Tuesday, April 28, 2015

What does APS Supt Valentino know about morale (among APS teachers)

If you want to measure organizational good or ill health, there is hardly a better indicator than employee morale.  If it is measured properly, morale correlates with efficiency and effectiveness.  The measurement is valid and reliable.

Morale among APS teachers, and I would assume; most employees, is at an all time low.  A recent speaker at a board meeting public forum, reported that it is as low as he has seen in a third of a century in APS.

APS image
APS Supt to be Luis Valentino, will accept without measurement, that morale is low.   He will try to address the issue without gathering data.

It is the APS school boards' want and custom, to expect superintendents to mitigate problems without admitting their existence, up to and including actually covering up problems; i.e. the corruption and incompetence in the leadership of the APS police force.  And, certainly without developing any hard data of the problem that might be used hold administrators and school board members accountable for their part in the problem.

Raising morale, of necessity, will be one of Valentino's top priorities.  It stands to reason that the new supt will do everything he can think of, to raise morale.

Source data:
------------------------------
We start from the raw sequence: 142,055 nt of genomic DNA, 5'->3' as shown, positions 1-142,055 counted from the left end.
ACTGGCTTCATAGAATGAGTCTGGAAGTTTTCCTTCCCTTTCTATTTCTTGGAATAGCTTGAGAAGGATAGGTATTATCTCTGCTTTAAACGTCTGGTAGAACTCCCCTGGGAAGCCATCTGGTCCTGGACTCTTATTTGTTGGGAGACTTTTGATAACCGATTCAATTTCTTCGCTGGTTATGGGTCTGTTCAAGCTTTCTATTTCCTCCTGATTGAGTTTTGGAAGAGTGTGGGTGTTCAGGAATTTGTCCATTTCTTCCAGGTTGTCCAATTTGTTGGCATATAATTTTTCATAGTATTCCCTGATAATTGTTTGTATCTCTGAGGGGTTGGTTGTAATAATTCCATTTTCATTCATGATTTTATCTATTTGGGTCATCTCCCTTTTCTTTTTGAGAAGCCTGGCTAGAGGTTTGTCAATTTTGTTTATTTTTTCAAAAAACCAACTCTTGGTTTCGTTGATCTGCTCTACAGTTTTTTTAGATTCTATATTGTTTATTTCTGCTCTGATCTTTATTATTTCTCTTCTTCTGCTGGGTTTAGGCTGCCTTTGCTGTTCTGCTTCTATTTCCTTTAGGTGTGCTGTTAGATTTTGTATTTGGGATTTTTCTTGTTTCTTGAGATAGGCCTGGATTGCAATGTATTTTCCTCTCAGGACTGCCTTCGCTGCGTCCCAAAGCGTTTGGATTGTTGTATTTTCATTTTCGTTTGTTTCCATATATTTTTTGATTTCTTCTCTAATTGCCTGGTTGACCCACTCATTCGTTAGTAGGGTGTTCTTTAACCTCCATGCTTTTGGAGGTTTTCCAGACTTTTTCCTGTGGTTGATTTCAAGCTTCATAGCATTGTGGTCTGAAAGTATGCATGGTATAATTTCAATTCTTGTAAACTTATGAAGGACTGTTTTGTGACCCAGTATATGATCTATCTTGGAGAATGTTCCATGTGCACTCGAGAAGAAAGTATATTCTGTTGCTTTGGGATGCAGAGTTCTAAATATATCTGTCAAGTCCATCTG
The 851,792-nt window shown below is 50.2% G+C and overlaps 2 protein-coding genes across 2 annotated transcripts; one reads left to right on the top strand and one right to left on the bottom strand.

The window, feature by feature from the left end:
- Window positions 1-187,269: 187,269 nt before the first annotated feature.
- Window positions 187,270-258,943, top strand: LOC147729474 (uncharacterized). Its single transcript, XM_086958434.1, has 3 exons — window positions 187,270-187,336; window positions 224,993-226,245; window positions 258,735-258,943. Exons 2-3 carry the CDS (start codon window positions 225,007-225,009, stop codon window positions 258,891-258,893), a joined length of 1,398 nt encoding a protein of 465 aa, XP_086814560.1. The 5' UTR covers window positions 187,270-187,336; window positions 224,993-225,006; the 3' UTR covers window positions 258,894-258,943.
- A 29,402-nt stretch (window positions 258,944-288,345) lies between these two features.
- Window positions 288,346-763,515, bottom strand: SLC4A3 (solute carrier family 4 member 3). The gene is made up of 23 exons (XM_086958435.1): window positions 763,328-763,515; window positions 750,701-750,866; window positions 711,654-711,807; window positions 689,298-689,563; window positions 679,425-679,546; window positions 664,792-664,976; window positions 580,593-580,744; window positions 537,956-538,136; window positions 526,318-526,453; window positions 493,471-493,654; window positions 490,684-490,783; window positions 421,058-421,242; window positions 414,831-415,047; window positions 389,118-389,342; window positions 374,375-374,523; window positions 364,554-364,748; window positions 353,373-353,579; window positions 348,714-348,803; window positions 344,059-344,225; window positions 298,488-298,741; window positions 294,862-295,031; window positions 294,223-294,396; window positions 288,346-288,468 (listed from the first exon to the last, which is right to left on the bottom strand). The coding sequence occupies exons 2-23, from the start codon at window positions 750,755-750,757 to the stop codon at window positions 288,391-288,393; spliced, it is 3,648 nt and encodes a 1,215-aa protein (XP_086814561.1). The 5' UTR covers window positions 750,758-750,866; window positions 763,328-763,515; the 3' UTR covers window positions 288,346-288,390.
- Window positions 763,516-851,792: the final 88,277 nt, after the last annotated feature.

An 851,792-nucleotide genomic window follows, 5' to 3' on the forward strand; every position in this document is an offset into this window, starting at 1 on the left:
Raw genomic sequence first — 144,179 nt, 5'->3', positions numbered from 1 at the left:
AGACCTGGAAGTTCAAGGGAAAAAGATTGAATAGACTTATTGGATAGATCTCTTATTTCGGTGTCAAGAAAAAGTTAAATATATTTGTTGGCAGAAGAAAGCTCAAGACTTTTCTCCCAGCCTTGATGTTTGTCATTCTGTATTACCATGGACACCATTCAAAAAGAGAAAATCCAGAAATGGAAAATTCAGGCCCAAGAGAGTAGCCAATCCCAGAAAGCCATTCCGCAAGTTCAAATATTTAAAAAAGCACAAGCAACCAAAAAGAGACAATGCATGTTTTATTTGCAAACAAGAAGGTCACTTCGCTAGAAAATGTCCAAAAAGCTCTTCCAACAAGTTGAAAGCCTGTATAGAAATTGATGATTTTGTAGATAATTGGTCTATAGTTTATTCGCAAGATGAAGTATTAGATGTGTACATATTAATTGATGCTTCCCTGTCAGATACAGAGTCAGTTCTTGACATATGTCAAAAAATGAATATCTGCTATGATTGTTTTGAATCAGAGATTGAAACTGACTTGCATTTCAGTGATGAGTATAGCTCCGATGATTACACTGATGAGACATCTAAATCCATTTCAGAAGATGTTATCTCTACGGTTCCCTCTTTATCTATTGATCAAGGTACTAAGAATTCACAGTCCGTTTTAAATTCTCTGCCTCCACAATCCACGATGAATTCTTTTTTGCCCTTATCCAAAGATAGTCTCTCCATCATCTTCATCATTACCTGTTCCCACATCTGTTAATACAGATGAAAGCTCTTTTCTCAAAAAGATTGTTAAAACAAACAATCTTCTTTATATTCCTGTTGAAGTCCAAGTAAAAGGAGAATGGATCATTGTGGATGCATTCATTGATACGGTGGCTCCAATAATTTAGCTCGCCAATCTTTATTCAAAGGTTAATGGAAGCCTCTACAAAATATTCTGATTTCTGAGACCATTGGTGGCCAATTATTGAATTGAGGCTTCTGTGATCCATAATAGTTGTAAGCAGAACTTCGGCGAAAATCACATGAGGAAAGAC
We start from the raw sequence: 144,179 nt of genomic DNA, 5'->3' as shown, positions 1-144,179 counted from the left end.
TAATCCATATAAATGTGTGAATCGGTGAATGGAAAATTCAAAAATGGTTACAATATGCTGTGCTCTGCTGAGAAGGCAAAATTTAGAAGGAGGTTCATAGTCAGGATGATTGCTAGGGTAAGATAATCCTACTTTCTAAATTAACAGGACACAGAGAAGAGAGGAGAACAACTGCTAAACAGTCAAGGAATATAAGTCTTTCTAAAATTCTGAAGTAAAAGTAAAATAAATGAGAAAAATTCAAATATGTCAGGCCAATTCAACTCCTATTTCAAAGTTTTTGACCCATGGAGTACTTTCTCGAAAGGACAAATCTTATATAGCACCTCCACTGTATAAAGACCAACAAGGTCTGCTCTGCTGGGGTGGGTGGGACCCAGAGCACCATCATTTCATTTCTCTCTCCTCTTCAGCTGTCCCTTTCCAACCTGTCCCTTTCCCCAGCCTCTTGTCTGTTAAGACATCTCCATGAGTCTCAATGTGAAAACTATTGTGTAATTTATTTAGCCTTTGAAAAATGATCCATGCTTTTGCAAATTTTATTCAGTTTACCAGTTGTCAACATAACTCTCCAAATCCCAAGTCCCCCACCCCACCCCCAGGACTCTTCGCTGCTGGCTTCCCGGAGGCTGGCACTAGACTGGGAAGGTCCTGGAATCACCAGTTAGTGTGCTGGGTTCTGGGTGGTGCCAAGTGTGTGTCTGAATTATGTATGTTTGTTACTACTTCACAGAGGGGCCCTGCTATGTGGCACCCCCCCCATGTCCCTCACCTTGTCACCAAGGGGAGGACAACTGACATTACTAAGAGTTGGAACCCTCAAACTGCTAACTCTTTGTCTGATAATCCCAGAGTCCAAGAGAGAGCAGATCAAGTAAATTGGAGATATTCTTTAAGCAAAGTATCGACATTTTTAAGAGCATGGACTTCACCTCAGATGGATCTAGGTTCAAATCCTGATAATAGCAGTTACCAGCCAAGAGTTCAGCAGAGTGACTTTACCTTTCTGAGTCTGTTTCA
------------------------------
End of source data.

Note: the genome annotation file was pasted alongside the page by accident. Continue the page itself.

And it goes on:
As an aside; low morale is not an inevitable result of bad circumstances.  History is replete with examples of good leaders maintaining morale in awful circumstances.

Low morale and poor leadership however, do correlate.  If morale is low, there is a good chance that it is the proximate result of leadership that is incompetent or corrupt.
It is telling that with all the hullabaloo surrounding the evaluation of teachers, there isn't a commensurate clamor over evaluating administrators - and school board members!  It is typical of good ol' by oligarchies; the more power you have; the fewer times you get evaluated and the less critically.
Valentino will not gather hard data.  He would not have been hired if the board expected him to start compiling real data on the many problems in the APS that can be traced back to poor policy and or inadequate administration of those policies.

Instead, Valentino, he says, will wander the district "listening".

Listening is fine if the goal is to make a relative handful of people feel like they were "listened to".  Is that really the best use of his time, is that what Valentino needs to be doing; making a few people feel listened to?

Listening, gathering data upon which to base later decision making, can be displayed on a continuum.   On the left, standing there with your fingers in your ears.  In the low middle somewhere; "listening", and on the high end of the continuum you have scientific data gathering; well written and executed surveys.

Valentino, could ask for surveys of stake and interest holders.  The results could be used to help him identify objectives and articulate meaningful goals.